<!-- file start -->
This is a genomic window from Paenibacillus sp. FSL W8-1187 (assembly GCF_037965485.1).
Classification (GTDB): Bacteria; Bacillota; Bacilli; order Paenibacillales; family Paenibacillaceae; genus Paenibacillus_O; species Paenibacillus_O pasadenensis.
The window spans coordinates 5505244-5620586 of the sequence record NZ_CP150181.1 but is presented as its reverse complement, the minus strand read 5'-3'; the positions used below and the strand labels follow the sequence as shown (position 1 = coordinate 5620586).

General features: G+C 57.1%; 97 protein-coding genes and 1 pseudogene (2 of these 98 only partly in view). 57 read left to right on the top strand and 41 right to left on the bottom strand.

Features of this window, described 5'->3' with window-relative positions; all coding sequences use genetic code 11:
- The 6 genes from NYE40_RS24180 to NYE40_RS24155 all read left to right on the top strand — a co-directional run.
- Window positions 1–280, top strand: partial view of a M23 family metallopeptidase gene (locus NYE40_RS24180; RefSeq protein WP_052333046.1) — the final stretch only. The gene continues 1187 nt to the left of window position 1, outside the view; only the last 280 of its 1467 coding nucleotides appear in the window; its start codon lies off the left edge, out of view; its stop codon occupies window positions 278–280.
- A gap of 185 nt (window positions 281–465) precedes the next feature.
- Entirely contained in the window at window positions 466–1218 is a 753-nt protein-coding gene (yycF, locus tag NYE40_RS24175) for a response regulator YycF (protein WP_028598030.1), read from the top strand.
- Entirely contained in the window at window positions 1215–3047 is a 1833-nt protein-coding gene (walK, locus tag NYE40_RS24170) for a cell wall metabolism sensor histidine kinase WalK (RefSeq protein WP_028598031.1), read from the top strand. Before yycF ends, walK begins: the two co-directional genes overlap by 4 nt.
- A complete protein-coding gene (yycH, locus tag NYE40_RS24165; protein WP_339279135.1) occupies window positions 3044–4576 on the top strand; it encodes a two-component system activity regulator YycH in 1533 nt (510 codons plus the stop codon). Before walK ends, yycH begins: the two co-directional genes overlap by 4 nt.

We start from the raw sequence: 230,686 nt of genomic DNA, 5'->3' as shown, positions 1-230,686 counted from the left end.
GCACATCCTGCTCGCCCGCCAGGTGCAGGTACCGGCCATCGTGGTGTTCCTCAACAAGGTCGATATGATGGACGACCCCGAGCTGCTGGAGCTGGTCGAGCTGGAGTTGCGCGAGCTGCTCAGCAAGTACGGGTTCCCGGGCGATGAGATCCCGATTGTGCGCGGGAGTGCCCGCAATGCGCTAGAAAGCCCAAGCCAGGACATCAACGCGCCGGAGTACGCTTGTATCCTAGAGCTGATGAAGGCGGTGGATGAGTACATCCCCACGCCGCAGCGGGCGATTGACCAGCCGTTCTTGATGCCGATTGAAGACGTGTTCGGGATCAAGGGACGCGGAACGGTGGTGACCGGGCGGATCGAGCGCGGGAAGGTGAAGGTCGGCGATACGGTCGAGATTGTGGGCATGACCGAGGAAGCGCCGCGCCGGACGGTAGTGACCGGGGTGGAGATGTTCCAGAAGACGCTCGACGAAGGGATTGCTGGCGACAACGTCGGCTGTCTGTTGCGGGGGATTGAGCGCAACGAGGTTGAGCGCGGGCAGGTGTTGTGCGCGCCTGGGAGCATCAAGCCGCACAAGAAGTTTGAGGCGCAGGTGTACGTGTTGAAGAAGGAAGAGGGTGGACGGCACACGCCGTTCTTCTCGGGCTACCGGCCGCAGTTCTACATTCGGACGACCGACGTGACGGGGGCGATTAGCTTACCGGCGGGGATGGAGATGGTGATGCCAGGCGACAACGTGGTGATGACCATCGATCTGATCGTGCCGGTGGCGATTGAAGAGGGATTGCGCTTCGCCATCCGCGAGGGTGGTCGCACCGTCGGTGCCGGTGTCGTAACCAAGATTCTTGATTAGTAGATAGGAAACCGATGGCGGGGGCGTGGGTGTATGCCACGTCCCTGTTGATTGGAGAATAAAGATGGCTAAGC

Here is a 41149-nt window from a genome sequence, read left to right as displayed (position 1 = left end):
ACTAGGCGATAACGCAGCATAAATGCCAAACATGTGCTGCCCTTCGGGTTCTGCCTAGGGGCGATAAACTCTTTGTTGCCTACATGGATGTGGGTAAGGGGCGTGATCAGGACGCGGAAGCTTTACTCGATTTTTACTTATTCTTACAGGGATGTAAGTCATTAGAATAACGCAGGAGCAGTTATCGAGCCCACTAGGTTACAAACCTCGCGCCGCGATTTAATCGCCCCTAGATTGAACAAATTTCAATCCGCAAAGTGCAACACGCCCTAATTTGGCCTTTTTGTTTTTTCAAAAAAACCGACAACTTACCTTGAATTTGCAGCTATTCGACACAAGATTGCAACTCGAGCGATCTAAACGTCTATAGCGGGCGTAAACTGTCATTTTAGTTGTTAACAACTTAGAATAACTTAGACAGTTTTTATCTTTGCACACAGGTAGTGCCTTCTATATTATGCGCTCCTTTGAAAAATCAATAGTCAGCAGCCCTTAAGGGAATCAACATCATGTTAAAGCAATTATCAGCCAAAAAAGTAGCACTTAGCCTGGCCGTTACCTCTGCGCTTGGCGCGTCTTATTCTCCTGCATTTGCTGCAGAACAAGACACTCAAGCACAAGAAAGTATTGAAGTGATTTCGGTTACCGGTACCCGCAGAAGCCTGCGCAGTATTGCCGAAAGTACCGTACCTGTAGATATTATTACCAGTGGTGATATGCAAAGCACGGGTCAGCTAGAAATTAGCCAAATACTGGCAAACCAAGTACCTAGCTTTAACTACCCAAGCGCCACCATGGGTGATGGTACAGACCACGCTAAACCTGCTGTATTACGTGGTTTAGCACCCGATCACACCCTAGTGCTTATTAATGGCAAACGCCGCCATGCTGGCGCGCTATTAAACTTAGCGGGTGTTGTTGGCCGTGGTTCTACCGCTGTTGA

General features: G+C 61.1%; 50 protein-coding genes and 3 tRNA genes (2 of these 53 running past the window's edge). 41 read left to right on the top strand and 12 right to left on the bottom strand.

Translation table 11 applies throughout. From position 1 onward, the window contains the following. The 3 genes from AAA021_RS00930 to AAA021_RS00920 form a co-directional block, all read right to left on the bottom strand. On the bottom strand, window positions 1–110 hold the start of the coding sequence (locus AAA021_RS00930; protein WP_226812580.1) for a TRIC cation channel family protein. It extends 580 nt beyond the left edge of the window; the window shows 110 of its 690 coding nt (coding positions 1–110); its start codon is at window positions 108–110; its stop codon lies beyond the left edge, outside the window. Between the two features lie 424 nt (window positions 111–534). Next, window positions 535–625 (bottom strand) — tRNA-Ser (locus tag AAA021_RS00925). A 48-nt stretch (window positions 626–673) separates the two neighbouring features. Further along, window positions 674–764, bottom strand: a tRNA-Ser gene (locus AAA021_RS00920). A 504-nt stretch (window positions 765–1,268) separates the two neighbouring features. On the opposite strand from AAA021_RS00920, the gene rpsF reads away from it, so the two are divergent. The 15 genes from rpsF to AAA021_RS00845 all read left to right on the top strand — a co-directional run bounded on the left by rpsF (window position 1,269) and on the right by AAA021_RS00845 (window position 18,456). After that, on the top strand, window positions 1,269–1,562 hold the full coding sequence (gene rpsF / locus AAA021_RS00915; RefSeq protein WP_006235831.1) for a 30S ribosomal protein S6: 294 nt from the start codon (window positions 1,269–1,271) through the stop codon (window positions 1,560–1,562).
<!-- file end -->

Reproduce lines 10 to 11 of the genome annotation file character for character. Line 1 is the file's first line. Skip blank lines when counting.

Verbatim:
- Entirely contained in the window at window positions 1215–3047 is a 1833-nt protein-coding gene (walK, locus tag NYE40_RS24170) for a cell wall metabolism sensor histidine kinase WalK (RefSeq protein WP_028598031.1), read from the top strand. Before yycF ends, walK begins: the two co-directional genes overlap by 4 nt.
- A complete protein-coding gene (yycH, locus tag NYE40_RS24165; protein WP_339279135.1) occupies window positions 3044–4576 on the top strand; it encodes a two-component system activity regulator YycH in 1533 nt (510 codons plus the stop codon). Before walK ends, yycH begins: the two co-directional genes overlap by 4 nt.